Friday, April 15, 2011

Using reference words

Using Reference Words

This section explains the system used to refer forward or backward from where you are in a text
to other words or concepts. You use reference words to show the connections between ideas,
giving greater cohesion and clarity to your writing.

You will already be familiar with the word ‘reference’,
meaning conventions for acknowledging authors or documents you have used in your research
and reading. You ‘reference’ these authors when you quote them or paraphrase them.
(See Module 2, Unit 3: Quoting and paraphrasing).
However, the term reference is also used to refer to a system of creating cohesion in a text.
Reference words point backwards or forwards to other words or concepts that have already
appeared in the text or are about to appear in the text.In the majority of cases, the word has already
occurred in the text i.e. the reference word is pointing backwards.

In this sentence, these is a reference word pointing back to phases in the preceding sentence.
In this sentence, those is a reference word pointing forwards to the changes requiring only
a moderate level of financial support.
Reference words are important because they are another way you
can strengthen the connections between different elements of your text and clarify the progression of ideas.

Categories of reference words

There are six main kinds of reference words.
1. Personal pronouns
The personal pronouns are I, you, she, he, it, we, they.
Because an impersonal style of writing is strongly favoured by most academic disciplines, you may rarely find yourself using pronouns like I, youand we.
The most commonly used personal pronouns in academic writing are it (referring to things) and they (referring to either things or people). In academic writing, ‘things’ are usually phenomena and abstract nouns, and people are usually previous researchers. He and she may also be used, usually to refer to authors previously mentioned in the text.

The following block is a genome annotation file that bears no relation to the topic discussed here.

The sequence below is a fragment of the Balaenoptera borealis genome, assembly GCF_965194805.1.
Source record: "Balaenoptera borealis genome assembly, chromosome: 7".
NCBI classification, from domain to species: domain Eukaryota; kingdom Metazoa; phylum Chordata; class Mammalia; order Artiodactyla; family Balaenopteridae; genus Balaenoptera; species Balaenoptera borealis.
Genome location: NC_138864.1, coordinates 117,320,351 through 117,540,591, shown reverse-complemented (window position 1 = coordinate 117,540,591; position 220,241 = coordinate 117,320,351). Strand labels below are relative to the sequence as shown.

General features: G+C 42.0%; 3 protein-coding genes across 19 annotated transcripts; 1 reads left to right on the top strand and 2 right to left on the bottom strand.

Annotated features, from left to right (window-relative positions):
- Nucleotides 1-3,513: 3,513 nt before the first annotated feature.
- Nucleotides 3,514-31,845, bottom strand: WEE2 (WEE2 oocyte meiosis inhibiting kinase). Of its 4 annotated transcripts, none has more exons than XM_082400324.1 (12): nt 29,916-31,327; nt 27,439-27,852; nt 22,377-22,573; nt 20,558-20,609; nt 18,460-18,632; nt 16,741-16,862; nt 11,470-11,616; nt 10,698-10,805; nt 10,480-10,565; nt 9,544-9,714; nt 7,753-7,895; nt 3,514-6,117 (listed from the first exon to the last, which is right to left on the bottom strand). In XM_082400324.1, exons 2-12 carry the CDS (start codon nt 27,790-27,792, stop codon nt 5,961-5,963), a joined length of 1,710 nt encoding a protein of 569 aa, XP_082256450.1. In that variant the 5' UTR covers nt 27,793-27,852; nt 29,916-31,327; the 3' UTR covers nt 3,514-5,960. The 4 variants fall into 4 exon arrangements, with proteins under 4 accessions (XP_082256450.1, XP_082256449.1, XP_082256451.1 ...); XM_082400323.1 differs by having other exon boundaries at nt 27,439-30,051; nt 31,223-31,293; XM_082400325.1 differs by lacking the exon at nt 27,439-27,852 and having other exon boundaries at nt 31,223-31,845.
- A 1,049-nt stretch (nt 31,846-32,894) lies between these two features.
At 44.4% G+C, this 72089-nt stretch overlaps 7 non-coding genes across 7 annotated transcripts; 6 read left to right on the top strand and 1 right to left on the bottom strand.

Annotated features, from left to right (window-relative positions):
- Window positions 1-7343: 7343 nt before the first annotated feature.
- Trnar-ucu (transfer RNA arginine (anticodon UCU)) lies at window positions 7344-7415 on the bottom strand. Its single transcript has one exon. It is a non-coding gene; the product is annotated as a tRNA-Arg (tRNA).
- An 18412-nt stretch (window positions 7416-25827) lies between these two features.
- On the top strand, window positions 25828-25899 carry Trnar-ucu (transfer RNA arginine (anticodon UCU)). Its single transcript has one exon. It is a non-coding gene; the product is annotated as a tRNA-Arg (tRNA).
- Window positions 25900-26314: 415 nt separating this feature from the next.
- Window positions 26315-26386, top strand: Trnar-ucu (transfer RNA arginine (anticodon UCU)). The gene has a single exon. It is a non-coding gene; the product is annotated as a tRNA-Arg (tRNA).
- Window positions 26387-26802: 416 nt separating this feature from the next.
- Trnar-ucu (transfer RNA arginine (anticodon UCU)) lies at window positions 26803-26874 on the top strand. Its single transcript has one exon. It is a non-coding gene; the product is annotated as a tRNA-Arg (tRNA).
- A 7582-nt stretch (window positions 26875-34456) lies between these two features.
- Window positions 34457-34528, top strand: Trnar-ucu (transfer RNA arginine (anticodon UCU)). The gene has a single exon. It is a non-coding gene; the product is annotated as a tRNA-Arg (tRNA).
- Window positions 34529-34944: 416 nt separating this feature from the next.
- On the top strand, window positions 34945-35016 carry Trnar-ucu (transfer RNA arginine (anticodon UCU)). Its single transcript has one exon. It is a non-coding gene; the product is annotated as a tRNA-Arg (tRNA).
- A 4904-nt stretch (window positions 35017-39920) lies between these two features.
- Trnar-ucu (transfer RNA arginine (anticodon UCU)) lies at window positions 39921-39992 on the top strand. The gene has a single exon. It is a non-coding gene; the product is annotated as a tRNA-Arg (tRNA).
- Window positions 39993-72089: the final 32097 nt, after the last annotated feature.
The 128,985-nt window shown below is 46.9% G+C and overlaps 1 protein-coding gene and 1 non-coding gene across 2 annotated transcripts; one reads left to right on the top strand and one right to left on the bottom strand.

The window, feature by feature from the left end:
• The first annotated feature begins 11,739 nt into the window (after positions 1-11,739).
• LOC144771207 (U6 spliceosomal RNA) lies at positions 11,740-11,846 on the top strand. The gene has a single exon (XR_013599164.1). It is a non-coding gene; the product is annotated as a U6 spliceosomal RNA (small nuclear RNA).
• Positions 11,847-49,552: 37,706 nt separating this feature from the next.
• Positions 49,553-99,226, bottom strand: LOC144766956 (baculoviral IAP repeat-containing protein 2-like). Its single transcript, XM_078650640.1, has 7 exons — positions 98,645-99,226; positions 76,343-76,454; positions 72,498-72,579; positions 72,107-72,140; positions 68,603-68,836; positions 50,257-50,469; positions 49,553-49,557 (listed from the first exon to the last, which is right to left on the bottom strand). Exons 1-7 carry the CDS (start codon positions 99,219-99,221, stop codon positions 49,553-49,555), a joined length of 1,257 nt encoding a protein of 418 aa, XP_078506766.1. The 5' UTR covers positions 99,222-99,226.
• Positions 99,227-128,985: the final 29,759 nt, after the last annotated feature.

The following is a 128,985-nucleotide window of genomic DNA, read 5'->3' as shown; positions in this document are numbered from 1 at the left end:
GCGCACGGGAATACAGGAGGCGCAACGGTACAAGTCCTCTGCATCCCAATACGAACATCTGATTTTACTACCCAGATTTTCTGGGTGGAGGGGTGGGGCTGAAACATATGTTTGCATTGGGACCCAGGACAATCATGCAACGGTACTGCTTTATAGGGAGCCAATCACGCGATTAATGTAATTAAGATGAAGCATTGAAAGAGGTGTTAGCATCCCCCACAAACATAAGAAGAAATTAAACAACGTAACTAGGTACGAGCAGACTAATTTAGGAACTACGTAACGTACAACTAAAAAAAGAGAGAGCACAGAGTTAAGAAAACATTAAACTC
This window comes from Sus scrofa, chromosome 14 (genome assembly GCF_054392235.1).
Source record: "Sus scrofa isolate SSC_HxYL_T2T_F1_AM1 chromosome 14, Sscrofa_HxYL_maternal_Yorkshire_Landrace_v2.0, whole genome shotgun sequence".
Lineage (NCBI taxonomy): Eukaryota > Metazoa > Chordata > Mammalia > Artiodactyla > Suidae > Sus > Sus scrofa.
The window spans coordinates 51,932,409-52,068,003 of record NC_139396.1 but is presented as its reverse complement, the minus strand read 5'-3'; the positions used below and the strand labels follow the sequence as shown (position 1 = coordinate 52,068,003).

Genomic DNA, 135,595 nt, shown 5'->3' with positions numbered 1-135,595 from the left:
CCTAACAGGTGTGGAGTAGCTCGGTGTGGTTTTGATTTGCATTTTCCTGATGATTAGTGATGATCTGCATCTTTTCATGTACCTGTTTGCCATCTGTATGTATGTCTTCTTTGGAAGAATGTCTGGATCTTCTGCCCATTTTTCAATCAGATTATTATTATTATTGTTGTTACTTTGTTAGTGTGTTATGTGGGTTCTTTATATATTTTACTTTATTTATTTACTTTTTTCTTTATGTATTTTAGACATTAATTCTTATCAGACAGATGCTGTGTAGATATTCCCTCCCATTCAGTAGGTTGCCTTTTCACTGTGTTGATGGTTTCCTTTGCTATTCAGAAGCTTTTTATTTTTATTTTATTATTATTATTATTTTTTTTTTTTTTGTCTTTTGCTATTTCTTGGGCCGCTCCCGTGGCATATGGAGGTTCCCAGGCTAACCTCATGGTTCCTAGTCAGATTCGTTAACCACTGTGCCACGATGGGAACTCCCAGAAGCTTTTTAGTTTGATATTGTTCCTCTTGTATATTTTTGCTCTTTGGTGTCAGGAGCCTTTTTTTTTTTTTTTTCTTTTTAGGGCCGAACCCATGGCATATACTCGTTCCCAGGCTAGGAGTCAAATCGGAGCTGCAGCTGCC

2. Possessive pronouns
The possessive pronouns show a relationship of ownership or ‘belonging to’. They are: my, mine, your, yours, his, her, hers, its, our, ours, their, theirs.
As with personal pronouns, my and our are not commonly used in academic writing. The most commonly used possessive pronouns in academic writing are itstheir, his, her.
3. Demonstratives
Demonstratives are similar to personal and possessive pronouns in that they refer to nouns usually already present in the text. However, they have a stronger pointing quality – they identify (point at) exactly which thing or things are being referred to.
The most common demonstratives are: this, that (singular), these, those (plural), such.
4. Comparatives
Comparatives are sometimes used as pronouns and sometimes as adjectives. You do not need to be able to distinguish the two because, in both cases, they are being used to refer to something or someone in the text.
Comparatives include words like: another, other, both, similar, the same, bettermore, earlier, later, previous, subsequent.

5. The definite article ‘the’
The definite article the is often used to refer back to something which has already been mentioned in the text and is now occurring for the second (or perhaps the third or fourth) time.
The definite article can also be used to point (refer) forwards, although this is less common.
Note that the definite article is not always used referentially.
6. General reference
Usually a reference word is tied to a word, phrase or other grammatical element which is clearly identifiable in the preceding or subsequent text.
However, sometimes a reference word refers back to an entire stretch of text – perhaps even a paragraph or two - without referring to any one particular component of it. In this case, the reference word has the function of summarising the preceding information.
The words most commonly used to do this are the demonstrative pronouns this and these.

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